Our guest author, Dana Sibilsky takes a hike in the beautiful woods of British Columbia that proves more dangerous than she anticipated when she finds signs of bear activity along the trail.
In 2013, my husband and I made the mutual decision to spice up our lives together and really venture out to see what the world has to offer. With this decision, we agreed to travel at least twice a year; one place within the first half of the year (January-June) and another place within the second half of the year (June-December).
In our journey to explore the world together, we have visited nearly all of the United States and only half of Canada. The world is big and we aren’t even halfway through yet! If you were to ask what is the most beautiful place we’ve been to, it would without a doubt be British Columbia, Canada. If you have ever seen pictures, no photo nor video does this incredible place justice because you simply must be there to FEEL the atmosphere.
Beautiful British Columbia
The air seems cleaner, fresher and easier to breathe with a certain natural “crispness” to it that my husband and I have not found anywhere else in our travels. The water seems to be more pure, more fresh with the same crispness that makes you say to yourself, “This is the way it’s meant to be. What have we done to our world in other places?”
Through our travel in British Columbia, we hiked until we came to our destination at the well-known and popular Three Valley Gap Hotel. Oh my, if you could just see the scenery of nature that surrounds this place. There’s a saying that we kept hearing while visiting that went something like, “Out here, you are normally no further than 20 feet from a bear at all times.” I’m not sure how true it is or if they were just trying to scare us knowing we weren’t locals from around the area.
The wildlife is just as spectacular as the surrounding scenery. My husband and I (but honestly mostly my husband) wanted a closer look at the the wildlife. “What is the point of coming 2000 miles out here if we are just going to sit in a hotel?” he questioned. “Let’s venture out to see what we can never see at home.” With that said, we got a nature tour guide and began to explore the surrounding wooded area at least 3 miles away from the comfort of our hotel. At first, walking through the thickness of the brush and woods was intimidating. What if we saw a bear? What if we ran into a pack of wolves or coyotes? I remembered hearing stories from our friends in Toronto and Mississauga about coyotes running freely through the city in 2010. The more we tracked through the woods, the more comfortable I became until the tour guide stopped us in our tracks.
The look on our guide’s face was the look of fear and nervousness he was trying his best to hide for our sake. “Is everything ok?” I asked him, touching his arm gently in concern. “You look like there is a problem.” With a shaky hand he was trying to control, he pointed to the tree in front of us roughly 10 feet away and said, “Bear.”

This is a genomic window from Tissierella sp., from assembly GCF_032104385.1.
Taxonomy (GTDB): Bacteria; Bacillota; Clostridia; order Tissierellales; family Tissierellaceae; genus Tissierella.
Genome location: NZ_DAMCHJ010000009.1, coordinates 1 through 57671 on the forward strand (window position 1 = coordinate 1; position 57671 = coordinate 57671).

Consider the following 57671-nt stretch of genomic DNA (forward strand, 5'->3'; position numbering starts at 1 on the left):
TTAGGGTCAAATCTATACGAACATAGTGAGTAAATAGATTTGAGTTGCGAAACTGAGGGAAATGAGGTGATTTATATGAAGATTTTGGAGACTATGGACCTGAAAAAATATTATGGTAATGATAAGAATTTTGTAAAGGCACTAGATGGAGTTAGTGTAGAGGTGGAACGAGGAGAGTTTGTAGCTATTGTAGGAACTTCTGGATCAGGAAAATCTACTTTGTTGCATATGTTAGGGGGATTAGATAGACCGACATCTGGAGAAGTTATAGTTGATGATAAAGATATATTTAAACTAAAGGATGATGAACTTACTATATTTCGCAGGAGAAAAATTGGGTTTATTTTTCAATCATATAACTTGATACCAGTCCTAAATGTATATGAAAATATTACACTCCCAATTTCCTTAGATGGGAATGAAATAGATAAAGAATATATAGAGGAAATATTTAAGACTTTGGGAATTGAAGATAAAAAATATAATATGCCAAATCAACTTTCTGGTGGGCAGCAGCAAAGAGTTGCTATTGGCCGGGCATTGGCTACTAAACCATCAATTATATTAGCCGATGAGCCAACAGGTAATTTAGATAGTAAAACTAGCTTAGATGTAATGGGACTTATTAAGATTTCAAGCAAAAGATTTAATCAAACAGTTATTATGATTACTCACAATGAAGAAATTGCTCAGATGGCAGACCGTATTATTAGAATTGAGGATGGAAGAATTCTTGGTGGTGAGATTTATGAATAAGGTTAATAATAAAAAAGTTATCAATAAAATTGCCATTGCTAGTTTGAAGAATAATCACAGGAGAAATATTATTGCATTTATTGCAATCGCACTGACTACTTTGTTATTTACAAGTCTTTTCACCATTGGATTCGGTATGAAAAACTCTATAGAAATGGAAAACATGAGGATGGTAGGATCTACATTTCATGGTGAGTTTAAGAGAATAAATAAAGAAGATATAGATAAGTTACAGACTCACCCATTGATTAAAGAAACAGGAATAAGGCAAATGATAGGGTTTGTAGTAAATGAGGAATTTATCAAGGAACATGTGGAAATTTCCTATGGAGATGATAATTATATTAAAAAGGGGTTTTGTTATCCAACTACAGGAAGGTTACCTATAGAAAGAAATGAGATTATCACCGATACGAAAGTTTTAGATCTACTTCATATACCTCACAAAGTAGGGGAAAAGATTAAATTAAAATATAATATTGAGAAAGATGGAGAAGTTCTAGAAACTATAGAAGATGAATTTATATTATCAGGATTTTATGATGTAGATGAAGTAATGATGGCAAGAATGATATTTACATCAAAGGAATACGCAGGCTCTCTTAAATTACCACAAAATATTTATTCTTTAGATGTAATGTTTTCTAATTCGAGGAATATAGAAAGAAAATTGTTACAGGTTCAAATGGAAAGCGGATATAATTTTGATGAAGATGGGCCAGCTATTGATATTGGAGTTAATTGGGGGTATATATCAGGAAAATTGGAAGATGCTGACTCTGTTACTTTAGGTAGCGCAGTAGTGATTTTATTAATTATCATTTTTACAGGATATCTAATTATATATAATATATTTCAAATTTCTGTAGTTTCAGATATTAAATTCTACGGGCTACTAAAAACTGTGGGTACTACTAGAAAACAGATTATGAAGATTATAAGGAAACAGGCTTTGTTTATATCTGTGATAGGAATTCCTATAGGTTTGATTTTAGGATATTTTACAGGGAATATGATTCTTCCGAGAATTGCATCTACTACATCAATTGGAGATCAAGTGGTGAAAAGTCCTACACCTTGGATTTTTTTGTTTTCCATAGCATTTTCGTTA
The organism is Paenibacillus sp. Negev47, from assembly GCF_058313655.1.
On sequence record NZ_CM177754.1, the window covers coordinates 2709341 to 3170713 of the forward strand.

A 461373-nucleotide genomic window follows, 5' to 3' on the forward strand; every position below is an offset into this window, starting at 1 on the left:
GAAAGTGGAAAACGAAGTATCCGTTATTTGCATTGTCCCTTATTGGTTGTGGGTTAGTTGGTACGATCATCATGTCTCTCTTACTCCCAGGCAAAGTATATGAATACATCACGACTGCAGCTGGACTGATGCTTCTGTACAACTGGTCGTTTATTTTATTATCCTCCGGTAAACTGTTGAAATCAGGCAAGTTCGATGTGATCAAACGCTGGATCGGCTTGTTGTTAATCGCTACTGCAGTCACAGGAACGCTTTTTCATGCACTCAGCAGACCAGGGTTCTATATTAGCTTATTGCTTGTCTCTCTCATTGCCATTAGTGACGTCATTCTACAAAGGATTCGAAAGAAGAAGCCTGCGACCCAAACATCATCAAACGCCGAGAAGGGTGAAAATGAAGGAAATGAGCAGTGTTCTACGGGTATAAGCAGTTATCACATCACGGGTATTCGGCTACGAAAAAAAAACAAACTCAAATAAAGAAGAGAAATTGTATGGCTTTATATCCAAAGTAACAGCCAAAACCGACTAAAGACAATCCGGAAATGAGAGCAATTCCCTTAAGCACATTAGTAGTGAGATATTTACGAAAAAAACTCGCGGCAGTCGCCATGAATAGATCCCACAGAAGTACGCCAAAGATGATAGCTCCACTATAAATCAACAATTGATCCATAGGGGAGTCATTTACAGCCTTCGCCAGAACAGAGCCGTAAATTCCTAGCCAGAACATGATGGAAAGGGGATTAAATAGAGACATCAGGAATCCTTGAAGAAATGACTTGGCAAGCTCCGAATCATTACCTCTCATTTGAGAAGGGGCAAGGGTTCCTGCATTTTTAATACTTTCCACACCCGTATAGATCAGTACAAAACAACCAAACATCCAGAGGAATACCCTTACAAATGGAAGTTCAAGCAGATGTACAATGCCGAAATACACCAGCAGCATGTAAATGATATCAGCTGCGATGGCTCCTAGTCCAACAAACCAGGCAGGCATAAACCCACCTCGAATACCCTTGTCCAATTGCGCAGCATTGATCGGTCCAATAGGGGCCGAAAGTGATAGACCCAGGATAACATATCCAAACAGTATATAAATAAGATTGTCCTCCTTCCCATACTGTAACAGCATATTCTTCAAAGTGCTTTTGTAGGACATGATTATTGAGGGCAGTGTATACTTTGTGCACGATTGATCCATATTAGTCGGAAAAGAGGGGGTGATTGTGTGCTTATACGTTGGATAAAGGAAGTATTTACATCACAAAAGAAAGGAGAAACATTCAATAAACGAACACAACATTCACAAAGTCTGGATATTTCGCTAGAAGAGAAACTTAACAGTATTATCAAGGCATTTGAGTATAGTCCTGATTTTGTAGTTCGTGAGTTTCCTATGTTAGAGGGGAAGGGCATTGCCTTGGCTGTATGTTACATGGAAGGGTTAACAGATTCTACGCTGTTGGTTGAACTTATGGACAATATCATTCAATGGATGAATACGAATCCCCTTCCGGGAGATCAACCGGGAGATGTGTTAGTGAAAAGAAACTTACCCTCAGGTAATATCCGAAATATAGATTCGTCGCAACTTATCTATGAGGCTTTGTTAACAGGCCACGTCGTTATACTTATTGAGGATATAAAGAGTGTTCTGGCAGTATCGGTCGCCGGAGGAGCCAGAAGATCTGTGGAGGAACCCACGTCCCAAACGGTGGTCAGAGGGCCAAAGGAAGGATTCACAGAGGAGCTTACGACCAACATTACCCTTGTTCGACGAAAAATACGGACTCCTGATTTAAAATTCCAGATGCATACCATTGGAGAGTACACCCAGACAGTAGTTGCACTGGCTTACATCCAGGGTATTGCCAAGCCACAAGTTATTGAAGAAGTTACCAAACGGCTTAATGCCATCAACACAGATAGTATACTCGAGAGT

My eyes widened as my head quickly snapped to the general direction he was pointing. The tree had claw and teeth marks on it and was missing chunks of bark. Bears do this to mark territory and possession of their favorite trees. These marks usually are present on other trees given by the same bear in a trail. This helps the bear find its way back to wherever it came from.
I was stone cold in fear and to tell you anything different would be a complete lie! I couldn’t move. The thought that I could possibly be standing in or near a bear’s nest shut down all of my motor mechanics such as my ability to walk and open my fear-clenched fists into open palms.
In the distance, I could hear my husband calling me. “Dana!” I heard him say. I wanted to look at him, but the fear was overpowering me. I heard him shout in a louder, projecting voice. This time, my head jerked toward him as the guide and I let out a harsh “SHHHH!” toward him simultaneously. “Are you out of your mind?!” said the guide, “We are in the danger zone of a bear’s or group of bears’ territory! Keep quiet!” he instructed my husband. “We need to go. Now!” the guide said. We didn’t hesitate! The tour guide, my husband and myself double-timed it to the hotel as quickly, quietly and safely as we could.
Make lasting memories
Fast forward 2 years later. Isn’t it interesting that the worst moments in our lives at that particular time turn out to be the most memorable? The moments we believe are the downfall of our day, the ones we say we could do without at the moment they are happening are the very same moments that become the memories we wouldn’t change for anything. The moments we look back on months or years later and can’t help but to laugh and smile to ourselves. Being in a dangerous position having trespassed through bear territory was one of those moments.
If you haven’t visited the British Columbia side of Canada, what are you waiting for? It is, without a shadow of a doubt the most beautiful, refreshing and enlightening adventure you could ever take no matter if you’re alone or with those you love. Just a word of advice: Don’t go exploring without an experienced nature tour guide!
Author bio: Many thanks for this article to Dana Sibilsky, a stay-at-home mother of three prides and joys. When she isn’t giving her family their needed attention, she enjoys traveling and blogging her art on her sites.
Visit the #explorecanada official Canada Tourism Website for more information on things to do in British Columbia and Vancouver Island as well as their social media channels on Instagram | Facebook | Twitter
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Photo credit: Dana Sibilsky
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